Iran to build nuke power plant within six months | india | Hindustan Times
  • Thursday, Jun 21, 2018
  •   °C  
Today in New Delhi, India
Jun 21, 2018-Thursday
-°C
New Delhi
  • Humidity
    -
  • Wind
    -

Iran to build nuke power plant within six months

Iran has said that it would begin the construction its first indigenous nuclear power plant within six months in order to meet energy demands.

india Updated: Mar 14, 2006 04:49 IST
None

Iran has said that it would begin the construction its first indigenous nuclear power plant within six months in order to meet rising energy demands.

Energy Minister Parviz Fattah said that Iran's fuel resources would not be able to meet an expected doubling of electricity consumption in the next 10 years and nuclear power was therefore a necessity.

"We are not talking about a political issue but a technical one. That is why we declared that the ministry is ready to build indigenous power plants on the basis of domestic capacities," Fattah was quoted as saying.

He said a feasibility study had been done and that operations would begin in three to six months. The Atomic Energy Organization of Iran had signed a contract to provide fuel for the plant. The announcement comes as Iran defies calls to suspend its uranium enrichment activities and provide answers on its nuclear program. The UN Security Council was to discuss Iran's program this week.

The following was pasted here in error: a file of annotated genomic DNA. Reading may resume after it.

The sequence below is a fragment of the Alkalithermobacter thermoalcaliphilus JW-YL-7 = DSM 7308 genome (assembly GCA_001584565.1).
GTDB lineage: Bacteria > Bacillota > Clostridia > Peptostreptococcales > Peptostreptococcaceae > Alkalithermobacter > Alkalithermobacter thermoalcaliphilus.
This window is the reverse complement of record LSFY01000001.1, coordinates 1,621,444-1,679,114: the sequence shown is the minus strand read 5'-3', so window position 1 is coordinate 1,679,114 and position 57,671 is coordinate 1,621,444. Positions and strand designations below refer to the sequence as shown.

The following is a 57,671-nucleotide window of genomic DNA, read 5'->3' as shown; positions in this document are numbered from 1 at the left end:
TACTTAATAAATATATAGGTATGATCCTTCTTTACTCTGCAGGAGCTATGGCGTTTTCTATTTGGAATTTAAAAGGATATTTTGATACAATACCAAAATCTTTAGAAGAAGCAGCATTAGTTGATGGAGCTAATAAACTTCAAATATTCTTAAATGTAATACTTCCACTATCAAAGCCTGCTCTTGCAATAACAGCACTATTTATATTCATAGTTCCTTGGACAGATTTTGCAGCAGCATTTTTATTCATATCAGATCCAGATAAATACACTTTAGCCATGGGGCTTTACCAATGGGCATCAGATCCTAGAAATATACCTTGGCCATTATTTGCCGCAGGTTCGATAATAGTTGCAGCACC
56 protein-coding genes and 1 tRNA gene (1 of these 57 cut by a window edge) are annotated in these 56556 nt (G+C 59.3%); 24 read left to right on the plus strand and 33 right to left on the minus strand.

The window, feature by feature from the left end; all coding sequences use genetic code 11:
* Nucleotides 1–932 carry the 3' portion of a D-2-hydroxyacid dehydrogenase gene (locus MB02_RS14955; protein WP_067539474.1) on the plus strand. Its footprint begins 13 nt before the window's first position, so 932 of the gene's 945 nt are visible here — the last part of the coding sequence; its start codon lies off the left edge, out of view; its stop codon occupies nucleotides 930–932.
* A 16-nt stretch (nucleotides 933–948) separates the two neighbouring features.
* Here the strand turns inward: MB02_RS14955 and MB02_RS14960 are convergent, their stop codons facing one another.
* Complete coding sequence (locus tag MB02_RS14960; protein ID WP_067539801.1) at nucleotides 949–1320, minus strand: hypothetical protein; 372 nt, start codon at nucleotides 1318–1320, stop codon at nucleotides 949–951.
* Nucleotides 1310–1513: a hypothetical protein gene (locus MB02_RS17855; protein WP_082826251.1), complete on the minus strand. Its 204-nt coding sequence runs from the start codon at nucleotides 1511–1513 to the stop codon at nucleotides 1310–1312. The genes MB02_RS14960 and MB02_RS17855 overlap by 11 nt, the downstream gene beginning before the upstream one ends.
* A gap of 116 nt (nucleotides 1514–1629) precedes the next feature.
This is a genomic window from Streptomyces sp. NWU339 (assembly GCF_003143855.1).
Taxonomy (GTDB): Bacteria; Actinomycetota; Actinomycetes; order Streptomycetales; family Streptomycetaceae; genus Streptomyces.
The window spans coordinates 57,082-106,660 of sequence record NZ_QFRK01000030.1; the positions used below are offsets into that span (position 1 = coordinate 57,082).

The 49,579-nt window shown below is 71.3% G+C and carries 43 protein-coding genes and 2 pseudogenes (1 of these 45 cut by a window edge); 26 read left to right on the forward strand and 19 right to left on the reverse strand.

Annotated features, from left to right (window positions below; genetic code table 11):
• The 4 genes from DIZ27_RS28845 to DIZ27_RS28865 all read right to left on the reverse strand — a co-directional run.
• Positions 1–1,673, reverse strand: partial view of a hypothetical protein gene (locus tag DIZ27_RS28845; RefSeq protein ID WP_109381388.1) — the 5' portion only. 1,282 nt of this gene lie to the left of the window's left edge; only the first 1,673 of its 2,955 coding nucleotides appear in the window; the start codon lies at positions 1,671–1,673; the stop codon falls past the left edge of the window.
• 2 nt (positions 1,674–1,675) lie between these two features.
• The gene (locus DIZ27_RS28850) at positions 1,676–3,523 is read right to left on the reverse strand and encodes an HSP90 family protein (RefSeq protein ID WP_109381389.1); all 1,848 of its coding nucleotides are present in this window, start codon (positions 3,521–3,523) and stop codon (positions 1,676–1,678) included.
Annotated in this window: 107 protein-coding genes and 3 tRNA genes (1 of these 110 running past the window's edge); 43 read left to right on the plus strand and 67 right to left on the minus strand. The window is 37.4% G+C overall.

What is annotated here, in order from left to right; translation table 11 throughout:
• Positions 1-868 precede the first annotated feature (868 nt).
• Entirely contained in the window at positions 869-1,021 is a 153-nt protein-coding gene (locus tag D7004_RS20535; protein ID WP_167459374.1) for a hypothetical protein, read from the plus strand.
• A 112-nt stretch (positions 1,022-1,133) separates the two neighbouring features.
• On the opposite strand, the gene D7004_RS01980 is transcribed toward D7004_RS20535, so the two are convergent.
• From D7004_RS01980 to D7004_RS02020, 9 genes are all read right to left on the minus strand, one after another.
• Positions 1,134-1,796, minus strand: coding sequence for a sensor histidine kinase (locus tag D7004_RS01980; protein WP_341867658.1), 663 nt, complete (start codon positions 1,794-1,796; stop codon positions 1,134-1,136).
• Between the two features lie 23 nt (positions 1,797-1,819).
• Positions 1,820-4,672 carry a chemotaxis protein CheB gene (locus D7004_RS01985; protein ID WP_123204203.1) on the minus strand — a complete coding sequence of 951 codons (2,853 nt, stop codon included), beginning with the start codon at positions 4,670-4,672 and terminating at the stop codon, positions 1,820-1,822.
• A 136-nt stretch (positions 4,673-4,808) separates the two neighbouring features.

Fattah did not specify where the plant would be built. Iran's first nuclear reactor has been built at Bushehr with Russian assistance and is due to come on stream this year.

In January, Iran announced plans for its second and third nuclear power plants and said that the projects would be open to international bidding. It was not clear if Fattah was referring to one of these plants or to another one.

Iran plans to build 20 more nuclear plants, and Russia has offered to build some of them.

Iran insists its program is designed only to generate electricity, but the United States claims Tehran has been working to build a bomb for more than a decade. Britain and France are also skeptical of the Iranians, and the IAEA, the UN nuclear watchdog, says it has serious questions about Iran's program.